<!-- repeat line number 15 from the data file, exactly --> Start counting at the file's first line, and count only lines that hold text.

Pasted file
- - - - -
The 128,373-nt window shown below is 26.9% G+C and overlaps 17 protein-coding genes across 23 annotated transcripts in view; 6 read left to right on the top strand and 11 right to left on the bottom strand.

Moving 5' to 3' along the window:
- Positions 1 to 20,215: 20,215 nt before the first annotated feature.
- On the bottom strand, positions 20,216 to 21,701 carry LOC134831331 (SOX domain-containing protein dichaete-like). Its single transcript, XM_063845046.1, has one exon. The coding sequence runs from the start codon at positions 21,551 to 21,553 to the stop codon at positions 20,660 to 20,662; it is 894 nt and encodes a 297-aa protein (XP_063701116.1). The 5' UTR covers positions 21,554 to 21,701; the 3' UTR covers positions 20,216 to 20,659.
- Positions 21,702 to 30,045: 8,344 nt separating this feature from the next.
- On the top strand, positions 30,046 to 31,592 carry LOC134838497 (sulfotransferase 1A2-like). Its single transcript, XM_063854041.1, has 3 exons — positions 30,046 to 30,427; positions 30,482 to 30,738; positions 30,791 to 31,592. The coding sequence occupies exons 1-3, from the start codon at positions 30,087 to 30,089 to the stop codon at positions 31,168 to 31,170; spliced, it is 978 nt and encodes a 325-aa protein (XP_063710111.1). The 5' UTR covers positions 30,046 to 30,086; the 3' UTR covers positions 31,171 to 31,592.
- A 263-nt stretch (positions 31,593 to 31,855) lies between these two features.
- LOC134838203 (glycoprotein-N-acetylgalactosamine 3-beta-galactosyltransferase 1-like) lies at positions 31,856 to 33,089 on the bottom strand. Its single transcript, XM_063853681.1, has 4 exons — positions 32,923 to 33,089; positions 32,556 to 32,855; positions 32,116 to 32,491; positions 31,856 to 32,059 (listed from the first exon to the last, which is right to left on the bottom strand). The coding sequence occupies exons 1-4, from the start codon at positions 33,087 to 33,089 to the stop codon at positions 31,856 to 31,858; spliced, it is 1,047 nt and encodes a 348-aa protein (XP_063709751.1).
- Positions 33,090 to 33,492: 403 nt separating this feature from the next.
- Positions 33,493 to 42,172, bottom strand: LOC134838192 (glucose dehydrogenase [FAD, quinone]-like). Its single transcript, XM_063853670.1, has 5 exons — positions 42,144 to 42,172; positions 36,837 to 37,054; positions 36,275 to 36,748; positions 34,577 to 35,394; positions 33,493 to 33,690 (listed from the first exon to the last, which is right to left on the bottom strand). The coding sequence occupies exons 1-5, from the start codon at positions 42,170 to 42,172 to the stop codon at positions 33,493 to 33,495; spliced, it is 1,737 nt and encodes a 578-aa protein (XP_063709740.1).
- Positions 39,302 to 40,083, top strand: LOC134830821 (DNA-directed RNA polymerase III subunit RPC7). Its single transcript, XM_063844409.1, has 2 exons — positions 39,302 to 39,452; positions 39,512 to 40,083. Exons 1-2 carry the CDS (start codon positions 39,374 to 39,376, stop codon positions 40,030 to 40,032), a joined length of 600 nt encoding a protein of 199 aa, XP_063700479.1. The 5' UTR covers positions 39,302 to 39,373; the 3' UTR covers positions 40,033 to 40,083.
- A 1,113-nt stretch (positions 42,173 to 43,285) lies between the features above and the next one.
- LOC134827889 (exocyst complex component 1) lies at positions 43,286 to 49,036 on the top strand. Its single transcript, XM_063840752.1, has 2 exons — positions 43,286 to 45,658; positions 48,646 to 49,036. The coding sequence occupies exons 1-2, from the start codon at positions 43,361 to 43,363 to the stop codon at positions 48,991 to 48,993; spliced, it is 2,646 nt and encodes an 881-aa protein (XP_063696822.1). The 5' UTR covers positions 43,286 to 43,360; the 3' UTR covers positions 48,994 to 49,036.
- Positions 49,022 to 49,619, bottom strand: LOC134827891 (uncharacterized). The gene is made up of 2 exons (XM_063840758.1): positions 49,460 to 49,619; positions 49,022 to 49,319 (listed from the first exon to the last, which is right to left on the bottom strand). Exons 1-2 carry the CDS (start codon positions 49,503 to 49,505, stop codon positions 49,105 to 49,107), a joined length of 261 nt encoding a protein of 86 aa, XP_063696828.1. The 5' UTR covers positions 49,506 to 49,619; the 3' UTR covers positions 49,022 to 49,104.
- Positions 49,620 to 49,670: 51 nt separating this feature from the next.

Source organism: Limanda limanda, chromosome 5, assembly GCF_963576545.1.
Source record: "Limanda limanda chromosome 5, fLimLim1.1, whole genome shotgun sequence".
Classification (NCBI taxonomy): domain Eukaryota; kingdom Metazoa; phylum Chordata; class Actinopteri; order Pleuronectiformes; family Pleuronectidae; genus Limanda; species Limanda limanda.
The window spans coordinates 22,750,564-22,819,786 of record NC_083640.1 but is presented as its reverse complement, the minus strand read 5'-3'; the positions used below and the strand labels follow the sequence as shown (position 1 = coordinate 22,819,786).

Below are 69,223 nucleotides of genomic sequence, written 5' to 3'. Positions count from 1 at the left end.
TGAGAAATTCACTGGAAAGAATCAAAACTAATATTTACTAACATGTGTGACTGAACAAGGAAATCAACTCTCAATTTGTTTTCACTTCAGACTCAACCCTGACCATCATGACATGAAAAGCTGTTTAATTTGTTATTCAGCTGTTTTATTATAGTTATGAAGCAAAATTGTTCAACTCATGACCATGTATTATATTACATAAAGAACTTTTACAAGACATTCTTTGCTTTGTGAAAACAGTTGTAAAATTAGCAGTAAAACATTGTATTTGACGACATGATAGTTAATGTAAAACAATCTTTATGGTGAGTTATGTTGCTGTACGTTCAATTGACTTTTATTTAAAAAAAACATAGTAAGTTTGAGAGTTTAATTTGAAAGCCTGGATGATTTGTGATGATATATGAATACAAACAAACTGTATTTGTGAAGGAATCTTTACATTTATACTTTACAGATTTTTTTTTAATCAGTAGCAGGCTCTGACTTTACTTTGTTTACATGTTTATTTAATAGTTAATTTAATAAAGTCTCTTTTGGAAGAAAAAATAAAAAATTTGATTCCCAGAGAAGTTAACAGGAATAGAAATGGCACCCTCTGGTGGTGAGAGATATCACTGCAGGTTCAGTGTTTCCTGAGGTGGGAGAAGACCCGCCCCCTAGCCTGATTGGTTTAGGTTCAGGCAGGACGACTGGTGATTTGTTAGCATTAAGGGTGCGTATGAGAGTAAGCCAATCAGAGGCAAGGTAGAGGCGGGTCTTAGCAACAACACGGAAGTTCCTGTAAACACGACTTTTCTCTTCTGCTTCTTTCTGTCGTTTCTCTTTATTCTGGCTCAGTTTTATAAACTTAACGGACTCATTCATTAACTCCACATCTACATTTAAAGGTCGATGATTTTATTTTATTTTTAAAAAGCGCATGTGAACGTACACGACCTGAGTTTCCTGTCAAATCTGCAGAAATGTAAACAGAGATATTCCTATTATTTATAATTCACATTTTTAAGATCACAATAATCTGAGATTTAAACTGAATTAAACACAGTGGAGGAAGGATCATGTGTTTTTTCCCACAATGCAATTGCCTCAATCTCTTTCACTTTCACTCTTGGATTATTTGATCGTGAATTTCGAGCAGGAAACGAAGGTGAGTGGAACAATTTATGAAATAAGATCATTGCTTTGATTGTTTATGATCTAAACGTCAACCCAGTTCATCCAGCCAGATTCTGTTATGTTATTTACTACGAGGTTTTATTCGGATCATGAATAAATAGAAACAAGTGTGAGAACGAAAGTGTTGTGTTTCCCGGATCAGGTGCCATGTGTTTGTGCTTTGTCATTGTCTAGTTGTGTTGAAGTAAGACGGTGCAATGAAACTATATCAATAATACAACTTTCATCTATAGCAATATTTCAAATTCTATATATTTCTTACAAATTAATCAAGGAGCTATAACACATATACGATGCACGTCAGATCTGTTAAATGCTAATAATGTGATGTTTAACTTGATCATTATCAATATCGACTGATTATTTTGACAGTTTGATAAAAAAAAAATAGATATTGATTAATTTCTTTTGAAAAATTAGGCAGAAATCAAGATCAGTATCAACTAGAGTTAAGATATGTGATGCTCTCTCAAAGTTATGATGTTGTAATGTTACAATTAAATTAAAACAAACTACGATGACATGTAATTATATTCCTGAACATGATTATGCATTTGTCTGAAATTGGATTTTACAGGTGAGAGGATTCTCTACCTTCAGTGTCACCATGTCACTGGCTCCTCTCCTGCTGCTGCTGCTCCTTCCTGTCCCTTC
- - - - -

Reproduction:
- Positions 49,620 to 49,670: 51 nt separating this feature from the next.